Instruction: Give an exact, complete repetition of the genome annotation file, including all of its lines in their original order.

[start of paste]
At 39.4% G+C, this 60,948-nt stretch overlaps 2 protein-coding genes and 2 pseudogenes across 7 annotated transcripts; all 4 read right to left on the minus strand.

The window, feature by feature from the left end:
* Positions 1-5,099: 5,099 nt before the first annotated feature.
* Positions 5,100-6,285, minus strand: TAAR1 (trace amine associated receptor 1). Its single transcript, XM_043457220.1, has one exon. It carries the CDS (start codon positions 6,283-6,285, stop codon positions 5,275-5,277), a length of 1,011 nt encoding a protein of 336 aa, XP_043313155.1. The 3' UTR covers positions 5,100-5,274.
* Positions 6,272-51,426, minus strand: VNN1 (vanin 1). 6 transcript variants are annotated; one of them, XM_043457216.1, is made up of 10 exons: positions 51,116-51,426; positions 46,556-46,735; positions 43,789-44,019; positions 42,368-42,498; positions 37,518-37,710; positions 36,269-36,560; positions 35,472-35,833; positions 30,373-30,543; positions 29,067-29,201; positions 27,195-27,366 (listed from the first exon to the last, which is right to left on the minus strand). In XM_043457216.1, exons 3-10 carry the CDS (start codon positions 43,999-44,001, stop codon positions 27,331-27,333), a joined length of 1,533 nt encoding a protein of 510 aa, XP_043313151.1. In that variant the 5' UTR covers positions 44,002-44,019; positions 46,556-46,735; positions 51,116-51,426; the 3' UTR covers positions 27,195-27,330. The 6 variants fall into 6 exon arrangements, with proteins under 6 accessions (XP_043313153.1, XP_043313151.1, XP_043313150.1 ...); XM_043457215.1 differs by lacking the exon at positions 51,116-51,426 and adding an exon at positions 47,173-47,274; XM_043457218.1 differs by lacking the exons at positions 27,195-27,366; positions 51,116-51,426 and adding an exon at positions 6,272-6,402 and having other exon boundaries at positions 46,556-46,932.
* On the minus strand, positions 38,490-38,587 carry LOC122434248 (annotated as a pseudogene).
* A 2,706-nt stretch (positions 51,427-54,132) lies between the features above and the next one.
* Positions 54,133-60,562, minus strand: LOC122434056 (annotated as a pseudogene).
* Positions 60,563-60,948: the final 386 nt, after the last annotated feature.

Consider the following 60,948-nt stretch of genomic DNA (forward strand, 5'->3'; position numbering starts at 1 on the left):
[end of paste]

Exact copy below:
At 39.4% G+C, this 60,948-nt stretch overlaps 2 protein-coding genes and 2 pseudogenes across 7 annotated transcripts; all 4 read right to left on the minus strand.

The window, feature by feature from the left end:
* Positions 1-5,099: 5,099 nt before the first annotated feature.
* Positions 5,100-6,285, minus strand: TAAR1 (trace amine associated receptor 1). Its single transcript, XM_043457220.1, has one exon. It carries the CDS (start codon positions 6,283-6,285, stop codon positions 5,275-5,277), a length of 1,011 nt encoding a protein of 336 aa, XP_043313155.1. The 3' UTR covers positions 5,100-5,274.
* Positions 6,272-51,426, minus strand: VNN1 (vanin 1). 6 transcript variants are annotated; one of them, XM_043457216.1, is made up of 10 exons: positions 51,116-51,426; positions 46,556-46,735; positions 43,789-44,019; positions 42,368-42,498; positions 37,518-37,710; positions 36,269-36,560; positions 35,472-35,833; positions 30,373-30,543; positions 29,067-29,201; positions 27,195-27,366 (listed from the first exon to the last, which is right to left on the minus strand). In XM_043457216.1, exons 3-10 carry the CDS (start codon positions 43,999-44,001, stop codon positions 27,331-27,333), a joined length of 1,533 nt encoding a protein of 510 aa, XP_043313151.1. In that variant the 5' UTR covers positions 44,002-44,019; positions 46,556-46,735; positions 51,116-51,426; the 3' UTR covers positions 27,195-27,330. The 6 variants fall into 6 exon arrangements, with proteins under 6 accessions (XP_043313153.1, XP_043313151.1, XP_043313150.1 ...); XM_043457215.1 differs by lacking the exon at positions 51,116-51,426 and adding an exon at positions 47,173-47,274; XM_043457218.1 differs by lacking the exons at positions 27,195-27,366; positions 51,116-51,426 and adding an exon at positions 6,272-6,402 and having other exon boundaries at positions 46,556-46,932.
* On the minus strand, positions 38,490-38,587 carry LOC122434248 (annotated as a pseudogene).
* A 2,706-nt stretch (positions 51,427-54,132) lies between the features above and the next one.
* Positions 54,133-60,562, minus strand: LOC122434056 (annotated as a pseudogene).
* Positions 60,563-60,948: the final 386 nt, after the last annotated feature.

Consider the following 60,948-nt stretch of genomic DNA (forward strand, 5'->3'; position numbering starts at 1 on the left):